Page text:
On a buoy in Cammeray
Thursday 10th December 2015
We slept well for the rest of the night, and this morning waited for the Water Police, opposite whose Headquarters we were anchored, to come and move us on. But they did not appear, so we stayed where we were while we explored where to go next. We had been in touch with Cammeray Marina way back in September, enquiring about renting a buoy for December, but they would not commit to a booking, and put us on the waiting list saying they would not know if they would have a vacancy until nearer the time. Well, now was the time, so I gave them a ring. They were pretty full, they said, but would ring us back in a couple of hours to let us know if they could squeeze us in. We decided to wait to hear from them, and if they couldn’t find us either a buoy or a berth, we would go to Balls Head Bay on the North shore to anchor. This was definitely second best choice as it is open to the South and some more southerly winds were due, but we hoped it would have more swinging room than here.
We hadn’t heard anything back from them by 11:30, and knew that we would have to start making our way to their marina by midday if we were to catch the last daylight opening of the Spit Bridge, so gave them a call. “Sorry”, they said, “haven’t had time to look at it yet”. I explained about the bridge opening times, and they said, “Sorry, maybe tomorrow”. Balls Head Bay it is then. No sooner was the anchor up than the phone rang. It was Cammeray Marina telling us to head for the bridge as they had a buoy for us.
So off we went back out into the harbour, under the bridge, past the Opera House, around Bradley’s Head and between Middle and South Heads, from where we could see the open ocean again. Then we hung a left around Middle Head and into Middle Harbour.
A well-kept tug joined us as we went under the bridge. Looking back at Luna Park from under the bridge – the sky heavy.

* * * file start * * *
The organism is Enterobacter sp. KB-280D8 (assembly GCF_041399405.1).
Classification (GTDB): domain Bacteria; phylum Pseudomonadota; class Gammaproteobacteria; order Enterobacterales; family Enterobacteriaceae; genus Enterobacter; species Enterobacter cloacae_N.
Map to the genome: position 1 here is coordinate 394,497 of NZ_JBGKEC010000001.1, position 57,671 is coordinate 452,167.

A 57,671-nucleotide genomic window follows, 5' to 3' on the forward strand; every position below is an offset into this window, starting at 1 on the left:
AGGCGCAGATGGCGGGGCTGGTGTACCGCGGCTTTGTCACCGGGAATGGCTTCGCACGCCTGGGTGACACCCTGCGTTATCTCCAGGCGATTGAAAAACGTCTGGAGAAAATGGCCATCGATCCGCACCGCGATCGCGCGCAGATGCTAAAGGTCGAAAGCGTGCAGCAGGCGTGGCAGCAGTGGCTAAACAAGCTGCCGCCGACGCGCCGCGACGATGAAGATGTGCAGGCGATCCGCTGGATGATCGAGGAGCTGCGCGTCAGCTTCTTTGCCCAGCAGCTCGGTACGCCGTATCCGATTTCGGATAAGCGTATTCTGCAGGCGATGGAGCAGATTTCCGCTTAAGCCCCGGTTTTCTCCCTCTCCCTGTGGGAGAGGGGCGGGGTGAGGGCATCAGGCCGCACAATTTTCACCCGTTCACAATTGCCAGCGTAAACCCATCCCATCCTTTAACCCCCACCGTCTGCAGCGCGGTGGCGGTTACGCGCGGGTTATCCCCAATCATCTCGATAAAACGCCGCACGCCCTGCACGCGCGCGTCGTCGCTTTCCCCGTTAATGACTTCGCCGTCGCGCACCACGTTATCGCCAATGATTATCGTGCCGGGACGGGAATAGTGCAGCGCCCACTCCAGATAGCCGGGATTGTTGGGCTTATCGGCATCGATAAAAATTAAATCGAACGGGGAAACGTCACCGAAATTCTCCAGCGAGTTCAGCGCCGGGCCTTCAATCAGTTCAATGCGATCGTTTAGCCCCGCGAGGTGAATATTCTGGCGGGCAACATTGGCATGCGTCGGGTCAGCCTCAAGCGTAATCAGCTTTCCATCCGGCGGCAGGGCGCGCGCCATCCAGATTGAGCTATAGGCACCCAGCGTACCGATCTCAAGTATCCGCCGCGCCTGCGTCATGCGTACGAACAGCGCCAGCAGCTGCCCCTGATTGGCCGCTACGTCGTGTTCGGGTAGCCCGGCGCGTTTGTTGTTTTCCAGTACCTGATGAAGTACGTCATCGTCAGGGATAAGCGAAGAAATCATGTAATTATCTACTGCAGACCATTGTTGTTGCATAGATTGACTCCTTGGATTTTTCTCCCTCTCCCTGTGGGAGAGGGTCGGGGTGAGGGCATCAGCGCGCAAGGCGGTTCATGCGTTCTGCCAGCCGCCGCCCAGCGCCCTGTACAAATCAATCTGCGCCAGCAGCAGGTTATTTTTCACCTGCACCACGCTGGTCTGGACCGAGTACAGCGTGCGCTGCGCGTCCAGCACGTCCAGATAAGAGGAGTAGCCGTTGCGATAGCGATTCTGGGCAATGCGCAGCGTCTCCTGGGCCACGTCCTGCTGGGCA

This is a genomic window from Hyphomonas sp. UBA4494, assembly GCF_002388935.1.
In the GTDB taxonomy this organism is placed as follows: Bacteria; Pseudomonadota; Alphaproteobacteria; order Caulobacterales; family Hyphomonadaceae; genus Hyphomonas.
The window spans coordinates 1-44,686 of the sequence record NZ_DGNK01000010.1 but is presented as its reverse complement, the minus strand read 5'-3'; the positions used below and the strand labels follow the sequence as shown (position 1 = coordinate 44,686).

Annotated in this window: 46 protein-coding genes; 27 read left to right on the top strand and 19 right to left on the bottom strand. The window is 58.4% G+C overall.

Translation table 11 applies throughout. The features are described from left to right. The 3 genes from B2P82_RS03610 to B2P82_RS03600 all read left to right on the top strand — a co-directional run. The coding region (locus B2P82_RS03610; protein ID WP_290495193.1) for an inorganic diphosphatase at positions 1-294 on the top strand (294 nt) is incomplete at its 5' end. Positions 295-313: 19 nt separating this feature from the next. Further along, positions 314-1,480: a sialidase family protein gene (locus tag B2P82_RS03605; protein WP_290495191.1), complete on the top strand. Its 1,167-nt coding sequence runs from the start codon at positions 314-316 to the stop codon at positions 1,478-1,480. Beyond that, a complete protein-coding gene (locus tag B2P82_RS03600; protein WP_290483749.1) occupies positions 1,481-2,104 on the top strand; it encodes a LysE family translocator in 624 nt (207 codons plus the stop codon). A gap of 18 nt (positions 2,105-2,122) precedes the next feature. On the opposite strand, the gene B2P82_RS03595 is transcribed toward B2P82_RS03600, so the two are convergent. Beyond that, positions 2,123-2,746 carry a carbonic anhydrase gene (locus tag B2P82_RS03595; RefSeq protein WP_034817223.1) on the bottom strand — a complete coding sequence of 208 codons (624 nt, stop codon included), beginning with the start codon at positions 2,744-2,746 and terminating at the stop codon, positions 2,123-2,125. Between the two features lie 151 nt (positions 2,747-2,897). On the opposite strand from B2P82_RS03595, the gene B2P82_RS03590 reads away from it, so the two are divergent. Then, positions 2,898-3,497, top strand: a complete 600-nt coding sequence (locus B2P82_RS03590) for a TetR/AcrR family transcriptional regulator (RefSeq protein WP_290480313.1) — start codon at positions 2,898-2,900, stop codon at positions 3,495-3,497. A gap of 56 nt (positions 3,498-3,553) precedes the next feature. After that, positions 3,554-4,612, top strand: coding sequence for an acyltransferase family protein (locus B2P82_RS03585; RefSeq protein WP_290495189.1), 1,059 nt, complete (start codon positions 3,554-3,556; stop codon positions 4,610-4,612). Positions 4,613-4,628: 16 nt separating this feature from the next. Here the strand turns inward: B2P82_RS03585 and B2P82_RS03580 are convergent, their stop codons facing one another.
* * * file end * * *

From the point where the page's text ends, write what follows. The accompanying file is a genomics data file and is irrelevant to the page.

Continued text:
We passed again the distinctive light at Bradley’s Head. Nick taking a break from behind the camera to pose in front of one.
As we headed towards Spit Bridge we realised we had made such good time that we might even make the 13:15 opening, so Steve upped the revs a bit and we held our breath as we went over the shallows, but never had less than 2 metres under the keel.
We saw the traffic stop at the bridge and then it lifted, and we saw boats begin to make their way through, but we still had 2 or 3 minutes left before we got there. Then they were all through, and we expected it to lower, so started to look for where the waiting buoys were, before realising the bridge operator was standing out on the bridge watching us and clearly waiting for us to go through. What a lovely chap! We gave him a wave and called out our thanks as we slipped through, and he waited long enough to smile and wave back before disappearing into his control room and lowering the bridge.
The Spit Bridge closing behind us. Traffic on the move again – sorry for the wait guys!
Fifteen minutes later we arrived at Cammeray Marina, where we were shown to our buoy and were soon tied up. We breathed a big sigh of relief to be in a sheltered spot where the buoys appear to be well-spaced with sufficient swinging room between the boats. Now we can explore the city without worrying about the boat.